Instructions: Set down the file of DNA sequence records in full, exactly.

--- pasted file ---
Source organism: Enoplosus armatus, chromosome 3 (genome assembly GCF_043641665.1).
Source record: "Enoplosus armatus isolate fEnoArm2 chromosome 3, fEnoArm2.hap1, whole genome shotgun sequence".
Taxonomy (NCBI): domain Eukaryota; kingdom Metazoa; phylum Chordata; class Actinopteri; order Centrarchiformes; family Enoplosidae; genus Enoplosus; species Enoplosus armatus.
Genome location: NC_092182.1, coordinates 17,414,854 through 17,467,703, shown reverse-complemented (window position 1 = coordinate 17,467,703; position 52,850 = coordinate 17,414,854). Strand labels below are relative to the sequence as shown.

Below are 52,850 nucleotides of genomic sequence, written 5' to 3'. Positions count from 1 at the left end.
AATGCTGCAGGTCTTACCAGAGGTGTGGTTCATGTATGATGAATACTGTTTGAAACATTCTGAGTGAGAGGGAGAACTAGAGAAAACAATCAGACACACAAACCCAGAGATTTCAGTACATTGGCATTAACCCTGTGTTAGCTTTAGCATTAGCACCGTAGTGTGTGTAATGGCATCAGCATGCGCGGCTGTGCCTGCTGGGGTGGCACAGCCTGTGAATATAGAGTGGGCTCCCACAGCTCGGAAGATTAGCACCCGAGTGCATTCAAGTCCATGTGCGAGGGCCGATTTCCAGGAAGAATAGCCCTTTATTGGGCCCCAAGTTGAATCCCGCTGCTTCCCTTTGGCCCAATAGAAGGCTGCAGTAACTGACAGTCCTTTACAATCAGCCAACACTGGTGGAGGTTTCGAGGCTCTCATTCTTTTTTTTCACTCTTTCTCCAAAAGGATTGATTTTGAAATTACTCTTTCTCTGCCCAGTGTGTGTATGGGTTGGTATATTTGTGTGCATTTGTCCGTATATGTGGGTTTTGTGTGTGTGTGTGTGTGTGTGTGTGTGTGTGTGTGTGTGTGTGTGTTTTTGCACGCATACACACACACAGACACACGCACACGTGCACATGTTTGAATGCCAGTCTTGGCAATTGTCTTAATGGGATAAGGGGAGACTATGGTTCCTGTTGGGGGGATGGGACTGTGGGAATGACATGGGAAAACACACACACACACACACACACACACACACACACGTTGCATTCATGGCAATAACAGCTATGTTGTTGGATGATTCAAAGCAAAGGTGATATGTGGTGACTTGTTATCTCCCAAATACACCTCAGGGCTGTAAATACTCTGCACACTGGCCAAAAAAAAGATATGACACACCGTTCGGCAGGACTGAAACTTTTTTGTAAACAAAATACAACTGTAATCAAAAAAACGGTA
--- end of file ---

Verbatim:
Source organism: Enoplosus armatus, chromosome 3 (genome assembly GCF_043641665.1).
Source record: "Enoplosus armatus isolate fEnoArm2 chromosome 3, fEnoArm2.hap1, whole genome shotgun sequence".
Taxonomy (NCBI): domain Eukaryota; kingdom Metazoa; phylum Chordata; class Actinopteri; order Centrarchiformes; family Enoplosidae; genus Enoplosus; species Enoplosus armatus.
Genome location: NC_092182.1, coordinates 17,414,854 through 17,467,703, shown reverse-complemented (window position 1 = coordinate 17,467,703; position 52,850 = coordinate 17,414,854). Strand labels below are relative to the sequence as shown.

Below are 52,850 nucleotides of genomic sequence, written 5' to 3'. Positions count from 1 at the left end.
AATGCTGCAGGTCTTACCAGAGGTGTGGTTCATGTATGATGAATACTGTTTGAAACATTCTGAGTGAGAGGGAGAACTAGAGAAAACAATCAGACACACAAACCCAGAGATTTCAGTACATTGGCATTAACCCTGTGTTAGCTTTAGCATTAGCACCGTAGTGTGTGTAATGGCATCAGCATGCGCGGCTGTGCCTGCTGGGGTGGCACAGCCTGTGAATATAGAGTGGGCTCCCACAGCTCGGAAGATTAGCACCCGAGTGCATTCAAGTCCATGTGCGAGGGCCGATTTCCAGGAAGAATAGCCCTTTATTGGGCCCCAAGTTGAATCCCGCTGCTTCCCTTTGGCCCAATAGAAGGCTGCAGTAACTGACAGTCCTTTACAATCAGCCAACACTGGTGGAGGTTTCGAGGCTCTCATTCTTTTTTTTCACTCTTTCTCCAAAAGGATTGATTTTGAAATTACTCTTTCTCTGCCCAGTGTGTGTATGGGTTGGTATATTTGTGTGCATTTGTCCGTATATGTGGGTTTTGTGTGTGTGTGTGTGTGTGTGTGTGTGTGTGTGTGTGTGTGTGTGTTTTTGCACGCATACACACACACAGACACACGCACACGTGCACATGTTTGAATGCCAGTCTTGGCAATTGTCTTAATGGGATAAGGGGAGACTATGGTTCCTGTTGGGGGGATGGGACTGTGGGAATGACATGGGAAAACACACACACACACACACACACACACACACACACGTTGCATTCATGGCAATAACAGCTATGTTGTTGGATGATTCAAAGCAAAGGTGATATGTGGTGACTTGTTATCTCCCAAATACACCTCAGGGCTGTAAATACTCTGCACACTGGCCAAAAAAAAGATATGACACACCGTTCGGCAGGACTGAAACTTTTTTGTAAACAAAATACAACTGTAATCAAAAAAACGGTA